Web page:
Grasshopper in camouflage
Find My Critter
This activity is best performed as a follow-up to Insect
Design. Review aspects of the general external morphology of
an insect as learned in the previous activity.
Explore Great Sand Dunes’ web page on Insects for more on the unique endemic species of the park.
Gather enough leaves, sticks, twigs, pebbles, and rocks from the
ground in your school yard to enable each student to create a stick
Select a trail or walkway around the school or playground. It should
be about 80 feet long. Walk it with the students. Let students know
that they are going to make insects that should blend in against
the background vegetation and/or geology. They will not be able
to cover their insects with anything, but will place their insect
within five feet of either side of the trail.
Give students 30 to 45 minutes to create their insects. If glue
is used to produce their insects, allow plenty of time to dry. Using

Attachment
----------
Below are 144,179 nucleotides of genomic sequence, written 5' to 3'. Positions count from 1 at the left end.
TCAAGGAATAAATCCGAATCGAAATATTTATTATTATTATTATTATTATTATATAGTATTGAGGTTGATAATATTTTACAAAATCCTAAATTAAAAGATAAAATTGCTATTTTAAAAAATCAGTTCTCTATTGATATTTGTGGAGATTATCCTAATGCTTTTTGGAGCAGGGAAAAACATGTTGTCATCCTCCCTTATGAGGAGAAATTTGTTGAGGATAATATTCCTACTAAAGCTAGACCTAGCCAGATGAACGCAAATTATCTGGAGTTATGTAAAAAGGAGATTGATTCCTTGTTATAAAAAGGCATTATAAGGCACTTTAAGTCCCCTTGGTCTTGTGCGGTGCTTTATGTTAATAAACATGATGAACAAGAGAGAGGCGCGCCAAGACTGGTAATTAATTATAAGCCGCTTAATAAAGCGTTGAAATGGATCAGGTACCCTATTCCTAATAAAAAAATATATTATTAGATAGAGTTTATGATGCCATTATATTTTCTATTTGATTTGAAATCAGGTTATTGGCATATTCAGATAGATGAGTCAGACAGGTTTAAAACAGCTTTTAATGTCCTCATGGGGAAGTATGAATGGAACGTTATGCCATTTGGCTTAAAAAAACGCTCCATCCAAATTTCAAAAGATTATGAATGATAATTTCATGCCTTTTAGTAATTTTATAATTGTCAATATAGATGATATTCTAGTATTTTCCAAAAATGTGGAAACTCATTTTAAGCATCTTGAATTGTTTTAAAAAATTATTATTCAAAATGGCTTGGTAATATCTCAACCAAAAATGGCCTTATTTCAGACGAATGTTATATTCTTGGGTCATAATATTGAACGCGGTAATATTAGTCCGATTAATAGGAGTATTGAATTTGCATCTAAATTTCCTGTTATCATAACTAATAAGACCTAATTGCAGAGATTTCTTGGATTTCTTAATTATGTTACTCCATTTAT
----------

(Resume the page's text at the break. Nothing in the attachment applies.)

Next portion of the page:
thin strips of masking tape and then using markers (or paint) to
camouflage the tape may be an alternative. Have an aid or parent
volunteer escort students one at a time to hide their insects along
Once everyone has finished and secretly placed their insect on
the trail, challenge the students to find as many of the insects
as possible. Tell the students not to speak, but to silently take
note of the insects they have seen and to make a list describing
what the insects they spotted looked like. Collect the lists. Now
let each student point out his or her insect.
Which ones were the most difficult to see? Discuss why they were
difficult to see.
Discuss why some insects were easier to spot than others. For those
insects that were spotted easily, bring up the topic of adverse
colorationcolors that attract attention. Explain that some
organisms are colored for visibility and that adverse colorations
tell predators that they would be an untasty or even poisonous meal.
Can you think of any insects that have adverse coloration?
Adapted from Educator's Guide to Great Sand Dunes, by Lori
Cooper, Friends of the Dunes.